The forces involved with the movement of the components are evaluated by the kinetics analysis. The joint moment and joint power are the important factors to be investigated in the kinetics analysis of the knee joint.

4. Gait Analysis

The gait cycle of a healthy lower limb was recorded prior to modeling and simulating a prosthesis design. The natural gait analysis was performed to obtain spatial, temporal, kinematics, and kinetics information of lower limb locomotion required for designing a prosthesis. The design was optimized based on these gait analysis data before fabrication. Those data were also used as reference during the performance test of the prosthesis.

4.1. Experimental Setup

The results obtained from the modeling and simulations have been validated with the help of gait cycle data captured from the healthy subject. The gait cycle data from the healthy subject was captured using an arrangement of five AMEX cameras and a VICON system with the help of sixteen reflective markers placed at different locations of the joints and segments of the lower limb. The gait analysis required the subject to be equipped with reflective markers and produce movements within a defined area, which is encompassed by an arrangement of some near infrared (NIR) cameras and a data recording system. Sixteen reflective markers were placed at different locations of the joints and segments of the lower limb. A set of markers were placed at the left and right feet (LTOE and RTOE). Figure 4 shows the placement of the markers. The exact position of the marker was at the second metatarsal head, on the midfoot side of the equinus break between the forefoot and midfoot. Then, another set of markers were placed at the calcaneus of each heel (LHEE and RHEE) at the same height above the plantar surface. At the ankle joint, markers were placed on the lateral malleolus (LANK and RANK) along an imaginary line that passes through the transmalleolar axis. The tibial markers (LTIB and RTIB) were placed over the lower 1/3 of the shank to determine the alignment of the ankle flexion axis. The tibial markers were positioned in such a way that the knee and ankle joint centers and the ankle flexion/extension axis remain coplanar. Similarly, the thigh markers (LTHI and RTHI) were placed over the lower lateral 1/3 surface of the thigh, just below the swing of the hand, although the height is not critical. The thigh markers were used to calculate the knee flexion axis location and orientation. The knee markers (LKNE and RKNE) were placed on the lateral epicondyle of the knees. The pelvis markers (LASI and RASI) were placed directly over the left and right anterior superior iliac spine. These were positioned medially to the anterior superior iliac spines (ASIS) at slight bony prominences to get the marker to the correct position due to the curvature of the abdomen. These markers have defined the pelvic axes. After placing all sixteen reflective markers at the technically correct positions, gait cycle data have been captured and stored with the five AMEX cameras and the VICON system. The near-infrared (NIR) ray imping on the reflective markers have identified the movement of the lower limb when the ray reflected back to the camera. Since the ray was NIR, it was not disturbed by any possible obstacles coming on its way. Two force plates were used to capture the pertinent forces during the experiment. The subject was asked to walk at a normal speed on a level ground, which was about 0.89 m/s. The data captured from the subject were further analyzed with VICON NEXUS 1.8.5 system and Microsoft Excel to obtain the spatial, temporal, kinematics, and kinetics information. The experiment was conducted in the Motion Analysis Laboratory at the Faculty of Engineering, University of Malaya.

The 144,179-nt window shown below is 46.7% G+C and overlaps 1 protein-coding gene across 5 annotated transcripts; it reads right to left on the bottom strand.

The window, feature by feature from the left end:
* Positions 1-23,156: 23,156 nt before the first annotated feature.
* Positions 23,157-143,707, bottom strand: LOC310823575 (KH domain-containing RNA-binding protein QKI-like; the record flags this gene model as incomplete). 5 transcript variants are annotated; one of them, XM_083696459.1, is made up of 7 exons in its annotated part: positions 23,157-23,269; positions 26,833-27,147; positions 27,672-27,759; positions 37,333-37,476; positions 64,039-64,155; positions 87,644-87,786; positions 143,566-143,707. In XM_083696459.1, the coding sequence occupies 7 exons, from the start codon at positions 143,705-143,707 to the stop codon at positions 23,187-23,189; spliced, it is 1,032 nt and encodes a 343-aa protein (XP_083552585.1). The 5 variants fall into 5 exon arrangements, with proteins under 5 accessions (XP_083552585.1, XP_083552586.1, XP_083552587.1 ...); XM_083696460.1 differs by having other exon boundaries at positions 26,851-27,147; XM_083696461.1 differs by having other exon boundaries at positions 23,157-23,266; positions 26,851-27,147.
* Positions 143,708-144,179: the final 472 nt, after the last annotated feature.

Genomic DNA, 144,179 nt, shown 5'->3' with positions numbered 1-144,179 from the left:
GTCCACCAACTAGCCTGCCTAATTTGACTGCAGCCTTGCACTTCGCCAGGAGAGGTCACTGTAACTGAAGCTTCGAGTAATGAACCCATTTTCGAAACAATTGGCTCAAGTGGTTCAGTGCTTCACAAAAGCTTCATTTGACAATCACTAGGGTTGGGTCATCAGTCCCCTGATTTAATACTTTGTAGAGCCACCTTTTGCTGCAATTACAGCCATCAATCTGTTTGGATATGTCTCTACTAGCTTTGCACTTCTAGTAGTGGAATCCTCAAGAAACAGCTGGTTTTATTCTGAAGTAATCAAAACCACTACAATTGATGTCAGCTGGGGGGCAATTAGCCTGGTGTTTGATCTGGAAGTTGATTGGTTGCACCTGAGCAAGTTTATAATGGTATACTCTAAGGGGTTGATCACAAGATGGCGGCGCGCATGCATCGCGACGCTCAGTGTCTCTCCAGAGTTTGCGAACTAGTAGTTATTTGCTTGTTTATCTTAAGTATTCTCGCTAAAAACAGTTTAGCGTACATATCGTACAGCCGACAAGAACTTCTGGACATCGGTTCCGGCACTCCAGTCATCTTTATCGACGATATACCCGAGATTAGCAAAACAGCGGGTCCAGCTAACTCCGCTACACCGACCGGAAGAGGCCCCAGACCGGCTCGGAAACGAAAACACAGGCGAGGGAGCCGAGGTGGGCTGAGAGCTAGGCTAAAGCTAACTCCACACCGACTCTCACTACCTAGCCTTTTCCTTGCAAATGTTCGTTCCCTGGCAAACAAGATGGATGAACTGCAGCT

Figure 4: Marker positions on the lower limb of a healthy individual in gait analysis.